Friday 17 December 2010

Christmas plants

We are very lucky that not far from here, at Shurdington on the outskirts of Cheltenham, are The Dawn Nurseries, a family-owned traditional nursery producing flowering potplants. In spring they supply us with pelargoniums and other bedding and tub plants: at this time of year they are offering their winter specialities, cyclamen and poinsettias (as well as doing a roaring trade in Christmas trees and associated evergreens). It is a pleasure to see really well-grown plants that are properly cared for - look at the spacing of the cyclamen on the tables in the picture above, for example. They are placed to allow ample room for air circulation between the plants, thus reducing the risk of botrytis in their centres. The plants are offered at prices that are only slightly higher than those charged by supermarkets for a far inferior product. For some weeks I've been scowling at poinsettias in our regular supermarket that claim to be guaranteed for so many weeks, yet have clearly been chilled and are already dropping their leaves.

Euphorbia pulcherrima 'Tapestry'
It is a very curious fact that, despite being apparently a very long-established part of the Christmas tradition, poinsettias only started to become widely known in the 1920s. They were first vigorously promoted by Paul Ecke, a Californian nurseryman, who grew them as an outdoors, open-ground crop, on a large spread just north of San Diego, and his son Paul Ecke Jr, who brought them into the greenhouse, until they became an essential feature of the All-American Christmas, and the rest of the world followed suit. The Ecke Ranch, now under the management of Paul Ecke III, continues to lead the way in poinsettia breeding and cultivation, as may be seen from their catalogue. Their plants are sold across the world, being shipped as cuttings from their production nursery in Guatemala, for growers (such as The Dawn Nurseries) to produce into finished plants according to the strict growing schedules provided.

Joel Roberts Poinsett (from WikiCommons)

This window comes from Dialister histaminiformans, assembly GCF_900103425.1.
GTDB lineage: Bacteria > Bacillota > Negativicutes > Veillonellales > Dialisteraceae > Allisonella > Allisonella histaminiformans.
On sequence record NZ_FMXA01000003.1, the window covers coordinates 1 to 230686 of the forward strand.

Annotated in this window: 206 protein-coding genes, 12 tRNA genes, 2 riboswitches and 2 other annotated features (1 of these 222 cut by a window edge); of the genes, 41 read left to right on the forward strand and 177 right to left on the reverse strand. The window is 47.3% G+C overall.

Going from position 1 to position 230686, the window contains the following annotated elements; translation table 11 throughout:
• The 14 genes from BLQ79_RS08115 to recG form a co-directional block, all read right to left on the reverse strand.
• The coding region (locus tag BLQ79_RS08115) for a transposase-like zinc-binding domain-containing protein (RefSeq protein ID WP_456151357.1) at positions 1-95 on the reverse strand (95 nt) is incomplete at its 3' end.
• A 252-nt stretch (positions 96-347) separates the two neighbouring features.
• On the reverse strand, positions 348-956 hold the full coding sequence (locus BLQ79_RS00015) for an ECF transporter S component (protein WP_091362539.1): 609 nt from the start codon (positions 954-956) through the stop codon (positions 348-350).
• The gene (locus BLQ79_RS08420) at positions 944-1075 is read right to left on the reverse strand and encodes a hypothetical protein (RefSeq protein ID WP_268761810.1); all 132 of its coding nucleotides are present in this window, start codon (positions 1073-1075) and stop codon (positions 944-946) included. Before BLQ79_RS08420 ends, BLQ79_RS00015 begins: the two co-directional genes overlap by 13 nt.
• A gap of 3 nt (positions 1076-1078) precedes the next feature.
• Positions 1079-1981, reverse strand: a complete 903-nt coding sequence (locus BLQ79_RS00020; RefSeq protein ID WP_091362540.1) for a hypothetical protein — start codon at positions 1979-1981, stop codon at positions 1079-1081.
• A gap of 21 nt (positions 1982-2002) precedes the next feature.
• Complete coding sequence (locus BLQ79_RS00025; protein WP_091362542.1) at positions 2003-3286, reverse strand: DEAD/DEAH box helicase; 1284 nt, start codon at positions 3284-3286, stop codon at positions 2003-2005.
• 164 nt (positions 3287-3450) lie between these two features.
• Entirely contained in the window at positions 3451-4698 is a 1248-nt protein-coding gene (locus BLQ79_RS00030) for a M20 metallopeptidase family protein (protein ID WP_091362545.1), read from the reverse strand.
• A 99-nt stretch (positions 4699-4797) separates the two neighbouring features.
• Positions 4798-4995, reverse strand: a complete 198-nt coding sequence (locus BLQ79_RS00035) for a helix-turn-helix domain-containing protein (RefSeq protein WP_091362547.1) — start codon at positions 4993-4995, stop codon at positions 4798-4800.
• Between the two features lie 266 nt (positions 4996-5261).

Having had some dealings with Ecke Ranch and Paul Ecke III while I worked at Sahin I've paid more attention to poinsettias than might otherwise have been the case. The name itself is interesting, commemorating Joel Roberts Poinsett (1779-1851). He is decribed by Wikipedia as 'a physician, botanist and American statesman' - his life story is well-worth reading. He became involved with Euphorbia pulcherrima during his appointment as the United States' Minister (i.e. Ambasador) to Mexico, when in 1828 he found it growing in the area around Taxco del Alarcon. There it was known as Flor de Noche Buena (Christmas Eve flower) and valued for its winter-flowering (it is stimulated into flowering by the onset of short nights, which enables easy manipulaion of greenhouse-grown plants). Poinsett sent specimens home to his estate in South Carolina, and from there they became distributed into the nursery trade, being sold under the name poinsettia from 1836, if not before. It is a far cry from the wild type, which can be quite a large, straggly bush, to the clones now ofered by Ecke Ranch, with their improved branching, programmable production and a plethora of colours and shapes in the bracts, but there is something wonderful about an old-fashioned poinsettia  flaunting its scarlet heads, often on almost leafless stems, against the blue of a tropical sky.

Euphorbia pulcherrima at Kiambethu, Kenya, November 2009. The typical flowers of a Euphorbia are borne in the middle of the ring of brightly-coloured bracts


  1. Your excellent post brings back a childhood memory of moving into our house. Planted out front was a row of those old-fashioned E. pulcherrimas, eight feet of bare stems topped with two inches of foliage.

  2. I'm so glad you found your way to my blog so I now have some excellent holiday reading to look forward to on yours. Such an unlikely plant to build a nursery empire on, but I guess it had the "right stuff," which the Eckes had the business and technical savvy to exploit. Your "dealings" with the Eckes sound like there's more to the story!


Note: only a member of this blog may post a comment.